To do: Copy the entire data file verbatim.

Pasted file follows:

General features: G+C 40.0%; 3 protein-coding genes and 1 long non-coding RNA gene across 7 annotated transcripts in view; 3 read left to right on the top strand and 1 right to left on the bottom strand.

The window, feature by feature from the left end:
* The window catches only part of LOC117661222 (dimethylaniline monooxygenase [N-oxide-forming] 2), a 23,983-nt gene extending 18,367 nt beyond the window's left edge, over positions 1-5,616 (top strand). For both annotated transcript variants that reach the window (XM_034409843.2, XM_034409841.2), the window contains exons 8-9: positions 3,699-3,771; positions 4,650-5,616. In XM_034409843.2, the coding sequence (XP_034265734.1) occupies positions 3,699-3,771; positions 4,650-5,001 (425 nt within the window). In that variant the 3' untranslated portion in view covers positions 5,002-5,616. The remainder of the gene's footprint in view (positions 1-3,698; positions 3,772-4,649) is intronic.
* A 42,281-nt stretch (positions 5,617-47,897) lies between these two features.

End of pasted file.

General features: G+C 40.0%; 3 protein-coding genes and 1 long non-coding RNA gene across 7 annotated transcripts in view; 3 read left to right on the top strand and 1 right to left on the bottom strand.

The window, feature by feature from the left end:
* The window catches only part of LOC117661222 (dimethylaniline monooxygenase [N-oxide-forming] 2), a 23,983-nt gene extending 18,367 nt beyond the window's left edge, over positions 1-5,616 (top strand). For both annotated transcript variants that reach the window (XM_034409843.2, XM_034409841.2), the window contains exons 8-9: positions 3,699-3,771; positions 4,650-5,616. In XM_034409843.2, the coding sequence (XP_034265734.1) occupies positions 3,699-3,771; positions 4,650-5,001 (425 nt within the window). In that variant the 3' untranslated portion in view covers positions 5,002-5,616. The remainder of the gene's footprint in view (positions 1-3,698; positions 3,772-4,649) is intronic.
* A 42,281-nt stretch (positions 5,617-47,897) lies between these two features.